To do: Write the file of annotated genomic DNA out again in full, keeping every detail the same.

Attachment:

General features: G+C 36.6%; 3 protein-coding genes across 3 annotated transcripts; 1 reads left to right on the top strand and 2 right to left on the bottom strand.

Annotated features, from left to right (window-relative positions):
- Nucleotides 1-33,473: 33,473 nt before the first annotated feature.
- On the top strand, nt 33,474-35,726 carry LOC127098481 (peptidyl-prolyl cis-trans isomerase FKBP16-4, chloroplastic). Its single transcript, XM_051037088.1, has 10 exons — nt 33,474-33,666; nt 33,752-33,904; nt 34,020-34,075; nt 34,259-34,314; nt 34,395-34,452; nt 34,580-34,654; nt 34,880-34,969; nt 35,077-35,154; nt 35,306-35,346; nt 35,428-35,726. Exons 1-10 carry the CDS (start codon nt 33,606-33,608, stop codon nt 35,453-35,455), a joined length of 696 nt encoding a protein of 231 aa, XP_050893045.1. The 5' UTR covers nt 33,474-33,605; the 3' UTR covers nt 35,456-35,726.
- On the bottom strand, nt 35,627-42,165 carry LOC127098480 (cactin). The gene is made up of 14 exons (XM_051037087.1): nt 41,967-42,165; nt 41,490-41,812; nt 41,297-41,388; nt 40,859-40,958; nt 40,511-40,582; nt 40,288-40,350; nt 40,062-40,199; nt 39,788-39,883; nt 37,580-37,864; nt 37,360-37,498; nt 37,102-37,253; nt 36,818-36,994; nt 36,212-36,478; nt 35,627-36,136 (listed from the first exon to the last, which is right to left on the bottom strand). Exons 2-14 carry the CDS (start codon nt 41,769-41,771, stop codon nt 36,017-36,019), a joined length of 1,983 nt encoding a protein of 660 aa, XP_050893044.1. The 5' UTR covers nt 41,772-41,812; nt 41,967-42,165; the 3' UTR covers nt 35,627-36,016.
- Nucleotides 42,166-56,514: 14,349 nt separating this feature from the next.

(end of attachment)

General features: G+C 36.6%; 3 protein-coding genes across 3 annotated transcripts; 1 reads left to right on the top strand and 2 right to left on the bottom strand.

Annotated features, from left to right (window-relative positions):
- Nucleotides 1-33,473: 33,473 nt before the first annotated feature.
- On the top strand, nt 33,474-35,726 carry LOC127098481 (peptidyl-prolyl cis-trans isomerase FKBP16-4, chloroplastic). Its single transcript, XM_051037088.1, has 10 exons — nt 33,474-33,666; nt 33,752-33,904; nt 34,020-34,075; nt 34,259-34,314; nt 34,395-34,452; nt 34,580-34,654; nt 34,880-34,969; nt 35,077-35,154; nt 35,306-35,346; nt 35,428-35,726. Exons 1-10 carry the CDS (start codon nt 33,606-33,608, stop codon nt 35,453-35,455), a joined length of 696 nt encoding a protein of 231 aa, XP_050893045.1. The 5' UTR covers nt 33,474-33,605; the 3' UTR covers nt 35,456-35,726.
- On the bottom strand, nt 35,627-42,165 carry LOC127098480 (cactin). The gene is made up of 14 exons (XM_051037087.1): nt 41,967-42,165; nt 41,490-41,812; nt 41,297-41,388; nt 40,859-40,958; nt 40,511-40,582; nt 40,288-40,350; nt 40,062-40,199; nt 39,788-39,883; nt 37,580-37,864; nt 37,360-37,498; nt 37,102-37,253; nt 36,818-36,994; nt 36,212-36,478; nt 35,627-36,136 (listed from the first exon to the last, which is right to left on the bottom strand). Exons 2-14 carry the CDS (start codon nt 41,769-41,771, stop codon nt 36,017-36,019), a joined length of 1,983 nt encoding a protein of 660 aa, XP_050893044.1. The 5' UTR covers nt 41,772-41,812; nt 41,967-42,165; the 3' UTR covers nt 35,627-36,016.
- Nucleotides 42,166-56,514: 14,349 nt separating this feature from the next.